Things at the job quieted down over Christmas, but of course, just as things slowed down for me at work, the Siren‘s commitments ramped up, from finishing her NaCoBakMo cookie baking (which was very successful, thank you to those who participated), to directing the Sunday school Christmas pageant at her church. She managed it all with her usual combination of sleep-deprivation and almost frightening competence, and at approximately 4:15am Christmas morning, everything was finally done.  Starting two and a half hours later, we had a lovely Christmas. We were even able to take a few days up in Wisconsin over New Year’s.

I made no progress on the novel in December after Dec. 2. I should have been able to get a fair amount done in the week before Christmas while the Siren was sewing, blogging, and baking until the wee hours every night, but I think I’d hit the end of the mental road and it was all I could do to spend hours screwing around on Facebook and Twitter. The entire second half of December felt like an extended adrenaline crash that I’m just started to get through.

I’m determined to make some progress on Breezeway Blows Town in January, even if it kills me. I’ve done Write or Die once or twice since New Year’s, which helps.  Yesterday, I sat down to write, and it took me four hours to write 600 words. I didn’t have any problems with the words coming, I just couldn’t keep my ass in my chair, and when I was seated in front of the keyboard I kept checking FB, Twitter, email, etc. Lucky for me, the kids were perfectly happy in the basement having an impromptu Ultraman marathon in their underwear (don’t ask me why; the basement is awfully damn cold, even with the gas fire going), and the Siren was sewing more doll clothes, so nobody cared what I was doing.

I managed a little better today, just over 500 words in less than two hours, including an hour-long nap when I fell asleep after the first 72 words. I was less distracted by social media and more by legitimate, if unnecessary at this stage, Internet research. Not fast, but it beat my performance yesterday.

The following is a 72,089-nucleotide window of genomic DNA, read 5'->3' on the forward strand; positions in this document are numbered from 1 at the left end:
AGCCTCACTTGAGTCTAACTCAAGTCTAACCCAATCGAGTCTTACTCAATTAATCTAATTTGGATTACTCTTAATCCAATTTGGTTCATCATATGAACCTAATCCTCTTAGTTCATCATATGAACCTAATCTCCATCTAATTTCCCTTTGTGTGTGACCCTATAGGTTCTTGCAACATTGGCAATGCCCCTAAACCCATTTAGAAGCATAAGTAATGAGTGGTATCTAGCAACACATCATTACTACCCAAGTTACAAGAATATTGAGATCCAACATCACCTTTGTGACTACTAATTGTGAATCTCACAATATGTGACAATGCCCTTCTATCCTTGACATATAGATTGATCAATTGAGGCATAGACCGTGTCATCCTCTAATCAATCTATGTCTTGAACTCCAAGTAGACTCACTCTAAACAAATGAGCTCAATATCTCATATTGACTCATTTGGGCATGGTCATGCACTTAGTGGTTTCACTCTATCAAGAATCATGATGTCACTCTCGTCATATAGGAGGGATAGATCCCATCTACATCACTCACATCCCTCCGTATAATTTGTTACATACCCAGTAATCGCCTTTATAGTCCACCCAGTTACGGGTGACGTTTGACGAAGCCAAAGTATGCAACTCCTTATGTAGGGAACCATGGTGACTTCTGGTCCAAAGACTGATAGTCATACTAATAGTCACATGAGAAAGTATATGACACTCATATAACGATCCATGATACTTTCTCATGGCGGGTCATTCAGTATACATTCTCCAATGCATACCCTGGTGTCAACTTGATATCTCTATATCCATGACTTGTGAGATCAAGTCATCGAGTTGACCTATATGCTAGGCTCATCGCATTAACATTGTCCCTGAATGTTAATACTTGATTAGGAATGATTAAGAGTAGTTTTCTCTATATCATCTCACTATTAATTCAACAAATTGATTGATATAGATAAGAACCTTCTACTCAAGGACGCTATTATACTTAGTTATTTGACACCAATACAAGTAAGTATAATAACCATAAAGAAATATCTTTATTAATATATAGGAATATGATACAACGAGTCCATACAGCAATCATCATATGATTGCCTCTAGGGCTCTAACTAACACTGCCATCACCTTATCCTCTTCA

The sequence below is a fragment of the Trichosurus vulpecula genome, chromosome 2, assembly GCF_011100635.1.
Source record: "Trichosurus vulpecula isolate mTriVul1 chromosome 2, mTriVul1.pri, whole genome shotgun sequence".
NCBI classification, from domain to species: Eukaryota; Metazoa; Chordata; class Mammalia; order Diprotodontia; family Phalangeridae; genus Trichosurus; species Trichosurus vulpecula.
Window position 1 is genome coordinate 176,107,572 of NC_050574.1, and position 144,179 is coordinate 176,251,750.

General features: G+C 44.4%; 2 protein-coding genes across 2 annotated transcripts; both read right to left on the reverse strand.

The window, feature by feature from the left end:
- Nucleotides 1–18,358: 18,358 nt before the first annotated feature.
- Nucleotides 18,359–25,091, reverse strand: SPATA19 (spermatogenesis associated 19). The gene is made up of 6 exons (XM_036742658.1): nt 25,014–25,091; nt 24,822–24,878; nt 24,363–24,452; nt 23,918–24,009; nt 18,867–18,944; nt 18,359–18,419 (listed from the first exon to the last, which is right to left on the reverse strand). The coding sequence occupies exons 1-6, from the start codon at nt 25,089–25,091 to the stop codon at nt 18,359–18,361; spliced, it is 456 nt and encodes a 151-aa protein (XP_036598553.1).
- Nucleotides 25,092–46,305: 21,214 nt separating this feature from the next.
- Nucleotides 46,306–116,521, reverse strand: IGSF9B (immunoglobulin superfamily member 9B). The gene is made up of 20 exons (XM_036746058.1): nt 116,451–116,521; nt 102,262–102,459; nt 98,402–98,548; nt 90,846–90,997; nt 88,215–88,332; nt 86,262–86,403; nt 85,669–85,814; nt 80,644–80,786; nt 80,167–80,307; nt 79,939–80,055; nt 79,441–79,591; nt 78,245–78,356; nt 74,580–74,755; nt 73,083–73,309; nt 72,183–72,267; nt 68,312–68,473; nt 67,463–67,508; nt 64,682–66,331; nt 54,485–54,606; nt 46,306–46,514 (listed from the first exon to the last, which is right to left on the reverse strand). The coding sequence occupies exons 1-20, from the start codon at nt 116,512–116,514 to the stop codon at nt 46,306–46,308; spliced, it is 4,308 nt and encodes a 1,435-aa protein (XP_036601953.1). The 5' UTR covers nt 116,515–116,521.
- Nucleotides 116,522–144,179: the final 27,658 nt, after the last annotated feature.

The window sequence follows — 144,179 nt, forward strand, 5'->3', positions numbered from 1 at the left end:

In order to get our NaNoWriMo writing chops back, my NaNo buddy John Mierau and I have made a solemn pact to write every day for the remainder of the month. Even if I only manage 500 words a day, that’s more than 10,000 words added to Breezeway by January 31, bringing me that much closer to finishing the first draft. More important, it will get me back into the habit of daily writing, which is the only way to get this done. Even more important than that, it will give me an excuse to taunt John on Twitter on a regular basis. By the way, if you’re not listening to his podcast of his short fiction, you’re missing out.

I’m more than halfway through the story I’m trying to tell in Breezeway, and I’m still amused by it, even if no one else will be. Meet the Larssons was interesting in its own way, but it never gave me the opportunity to write anything like this:

“They’re moving!” Frankie shouted.  The car leapt forward into traffic as he mashed the accelerator.  The side of the Crown Vic scraped along the front bumper of the beige minivan, with a tooth-rattling grind.

“Fuck!” Luca shouted.  Tony twisted around and saw the pimp had spilled his mocha frappucino all over himself and the back seat of the Vic.

Tony snarled and yanked the gun out of his pocket, ripping the lining.  With his left hand, he mashed down the power window button and fumed for the 2.75 seconds it took for the window to open.

See what I mean? Meet the Larssons got way too heavy.  Breezeway is still just plain fun, the way I meant it to be.

I thought about writing a 2009 wrap up, and maybe I will, but right now I’m really looking forward to 2010. I’m going to finish the first draft of Breezeway soon, hopefully before spring, then move on to revisions. I have plans for my running, which I’ll talk about separately. And I just started watching Firefly, which I downloaded from iTunes. I’ve never seen it before, and series opener, at least was fantastic.

I’m back in that comfy chair and I’m falling asleep again. Better hit PUBLISH before it’s too late.